Breaches of Protection Orders: When the other person doesn’t obey the order
What can I do if the other person doesn’t obey the Protection Order?
If you’ve obtained a Protection Order and the person who that Protection Order is against doesn’t obey one of the conditions of the order, this is a breach of the order and a criminal offence. You should report any breach to the police.
As well as being charged with breaching a Protection Order, the respondent can also be charged with any other crime they committed at the same time – for example, an assault.
What can the police do if a Protection Order is breached?
The police can arrest the respondent, without warrant, if they have good reason to suspect the respondent of breaching the Protection Order (unless the breach was failing to attend a non-violence programme).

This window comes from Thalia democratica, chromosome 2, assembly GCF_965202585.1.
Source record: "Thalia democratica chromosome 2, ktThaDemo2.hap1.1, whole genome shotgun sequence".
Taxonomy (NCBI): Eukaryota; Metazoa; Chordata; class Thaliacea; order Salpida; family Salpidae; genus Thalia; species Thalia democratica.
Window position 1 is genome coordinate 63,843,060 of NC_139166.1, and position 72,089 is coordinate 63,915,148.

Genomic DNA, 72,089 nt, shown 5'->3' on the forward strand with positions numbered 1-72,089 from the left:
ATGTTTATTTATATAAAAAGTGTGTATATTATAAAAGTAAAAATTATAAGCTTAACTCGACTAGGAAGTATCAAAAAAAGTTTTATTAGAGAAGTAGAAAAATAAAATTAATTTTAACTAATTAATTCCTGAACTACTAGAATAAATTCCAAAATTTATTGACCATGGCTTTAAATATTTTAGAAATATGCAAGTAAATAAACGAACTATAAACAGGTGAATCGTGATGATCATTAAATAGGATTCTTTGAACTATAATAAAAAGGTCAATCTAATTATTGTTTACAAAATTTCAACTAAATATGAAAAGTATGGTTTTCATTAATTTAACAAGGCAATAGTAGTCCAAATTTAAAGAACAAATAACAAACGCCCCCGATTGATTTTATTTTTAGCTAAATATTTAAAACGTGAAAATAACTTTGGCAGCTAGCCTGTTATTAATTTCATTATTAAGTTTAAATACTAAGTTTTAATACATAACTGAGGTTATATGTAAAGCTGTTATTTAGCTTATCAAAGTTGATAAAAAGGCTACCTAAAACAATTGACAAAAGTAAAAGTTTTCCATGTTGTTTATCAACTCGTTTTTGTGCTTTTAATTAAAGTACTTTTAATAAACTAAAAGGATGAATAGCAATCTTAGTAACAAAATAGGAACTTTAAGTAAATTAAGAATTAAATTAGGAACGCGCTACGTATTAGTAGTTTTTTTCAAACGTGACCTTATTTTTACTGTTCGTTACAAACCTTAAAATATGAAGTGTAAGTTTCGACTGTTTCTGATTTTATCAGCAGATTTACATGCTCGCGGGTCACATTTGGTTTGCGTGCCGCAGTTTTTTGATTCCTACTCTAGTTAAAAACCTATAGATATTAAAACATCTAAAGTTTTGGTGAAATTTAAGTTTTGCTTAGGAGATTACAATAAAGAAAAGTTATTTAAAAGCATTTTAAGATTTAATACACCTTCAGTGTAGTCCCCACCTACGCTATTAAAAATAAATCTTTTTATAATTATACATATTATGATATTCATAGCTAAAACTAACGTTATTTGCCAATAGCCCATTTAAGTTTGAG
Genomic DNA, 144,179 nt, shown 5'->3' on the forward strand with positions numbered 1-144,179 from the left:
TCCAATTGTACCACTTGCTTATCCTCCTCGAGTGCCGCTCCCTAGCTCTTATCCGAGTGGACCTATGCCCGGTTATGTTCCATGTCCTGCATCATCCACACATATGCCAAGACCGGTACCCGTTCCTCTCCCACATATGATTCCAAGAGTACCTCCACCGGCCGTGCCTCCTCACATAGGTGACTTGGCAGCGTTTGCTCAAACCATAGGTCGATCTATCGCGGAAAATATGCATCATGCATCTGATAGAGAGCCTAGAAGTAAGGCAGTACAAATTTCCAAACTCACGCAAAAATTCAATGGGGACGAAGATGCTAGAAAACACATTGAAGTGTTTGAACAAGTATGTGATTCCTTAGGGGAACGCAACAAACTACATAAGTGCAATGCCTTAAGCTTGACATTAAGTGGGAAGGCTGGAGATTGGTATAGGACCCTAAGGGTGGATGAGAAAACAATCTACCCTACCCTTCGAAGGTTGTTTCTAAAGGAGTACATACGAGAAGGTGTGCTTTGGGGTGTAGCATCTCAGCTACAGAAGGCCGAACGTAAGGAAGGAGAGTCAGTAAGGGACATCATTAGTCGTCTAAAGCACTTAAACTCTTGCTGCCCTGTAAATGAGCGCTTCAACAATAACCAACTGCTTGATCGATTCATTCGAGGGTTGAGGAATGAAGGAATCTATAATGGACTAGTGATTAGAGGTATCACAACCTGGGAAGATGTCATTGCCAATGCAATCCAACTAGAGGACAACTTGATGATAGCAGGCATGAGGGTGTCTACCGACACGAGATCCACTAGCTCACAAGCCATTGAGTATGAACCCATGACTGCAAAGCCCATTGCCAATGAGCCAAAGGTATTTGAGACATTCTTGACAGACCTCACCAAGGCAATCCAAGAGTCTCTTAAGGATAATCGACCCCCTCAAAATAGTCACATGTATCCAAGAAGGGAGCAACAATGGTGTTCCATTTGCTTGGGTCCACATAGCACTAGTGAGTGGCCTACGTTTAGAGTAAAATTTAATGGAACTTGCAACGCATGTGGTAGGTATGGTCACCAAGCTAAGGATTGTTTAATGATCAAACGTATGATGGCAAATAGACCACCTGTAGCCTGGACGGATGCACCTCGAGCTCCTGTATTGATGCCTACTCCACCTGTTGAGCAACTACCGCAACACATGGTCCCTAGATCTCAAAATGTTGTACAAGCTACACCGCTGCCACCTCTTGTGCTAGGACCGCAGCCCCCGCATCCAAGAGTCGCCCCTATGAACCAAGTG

If the respondent is arrested, the police can’t release them on bail for 24 hours immediately after the arrest, unless they can be brought to court before then.
You (the applicant) should be informed and be given the opportunity to provide input into the bail decision. The most important factor when the judge is making the bail decision is the need to protect you and anyone else who’s covered by the Protection Order. If bail is granted, the police can impose certain conditions – for example, that the respondent can’t go to certain places or see certain people.
What’s the penalty for breaching a Protection Order?
The maximum penalty for breaching a condition of a Protection Order (except the requirement to attend a non-violence programme) is three years in prison.
If the respondent fails to attend a non-violence programme as required, the maximum penalty is six months in prison or a $5,000 fine.
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